Is there some reason you need to present your landscape orientation as modal in a separate controller? When I have two entirely different views for my portrait and landscape orientations I fade between them as they stretch during the rotation.
This allows for vastly different content in both orientations, a nice transition between them, and shared code under one controller.
Here is some code. Our UIViewController will switch between portraitView and landscapeView when we change orientation.
portraitView and landscapeView are both children of the UIViewController's view. The hierarchy looks as follows:
Both have their autoresizingMask = UIViewAutoresizingFlexibleWidth | UIViewAutoresizingFlexibleHeight to ensure that they stretch as the view controller rotates.
- (void)willRotateToInterfaceOrientation:(UIInterfaceOrientation)toInterfaceOrientation duration:(NSTimeInterval)duration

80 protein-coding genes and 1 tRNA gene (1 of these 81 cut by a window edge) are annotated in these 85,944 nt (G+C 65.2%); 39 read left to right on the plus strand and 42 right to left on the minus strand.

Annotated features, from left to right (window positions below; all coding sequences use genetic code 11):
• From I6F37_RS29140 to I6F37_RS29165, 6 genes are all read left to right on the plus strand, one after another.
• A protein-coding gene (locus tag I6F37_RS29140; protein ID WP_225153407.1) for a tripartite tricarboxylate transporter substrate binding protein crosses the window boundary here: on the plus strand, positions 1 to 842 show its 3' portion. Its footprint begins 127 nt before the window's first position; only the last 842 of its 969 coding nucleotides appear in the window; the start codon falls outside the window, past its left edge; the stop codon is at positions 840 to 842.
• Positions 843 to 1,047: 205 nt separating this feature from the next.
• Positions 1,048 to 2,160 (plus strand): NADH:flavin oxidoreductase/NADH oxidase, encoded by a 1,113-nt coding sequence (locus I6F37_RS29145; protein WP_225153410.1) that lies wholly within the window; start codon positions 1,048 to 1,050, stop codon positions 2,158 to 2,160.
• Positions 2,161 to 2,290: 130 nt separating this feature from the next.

if( orientation == UIInterfaceOrientationLandscapeLeft || orientation == UIInterfaceOrientationLandscapeRight )
//Fade the landscape view over the top of the
//portrait view as during rotation
landscapeView.alpha = 1.0f;
//Hide the portrait view when landscape is fully
portraitView.alpha = 0.0f
//Show the portrait view (underneath the landscape view)
portraitView.alpha = 1.0f;
//Fade out the landscape view to reveal the portrait view
landscapeView.alpha = 0.0f;
Your controls and subviews will fade and deactivate along with the appropriate views, allowing you to have completely different content. I used this recently to fade between two different background images when changing orientation. The effect is very smooth.
You can now create your two view controllers, A and B which each manage two views as described above. You can then simply push the view controllers as normal and not have to worry about managing the UINavigationController's view controller stack during rotation.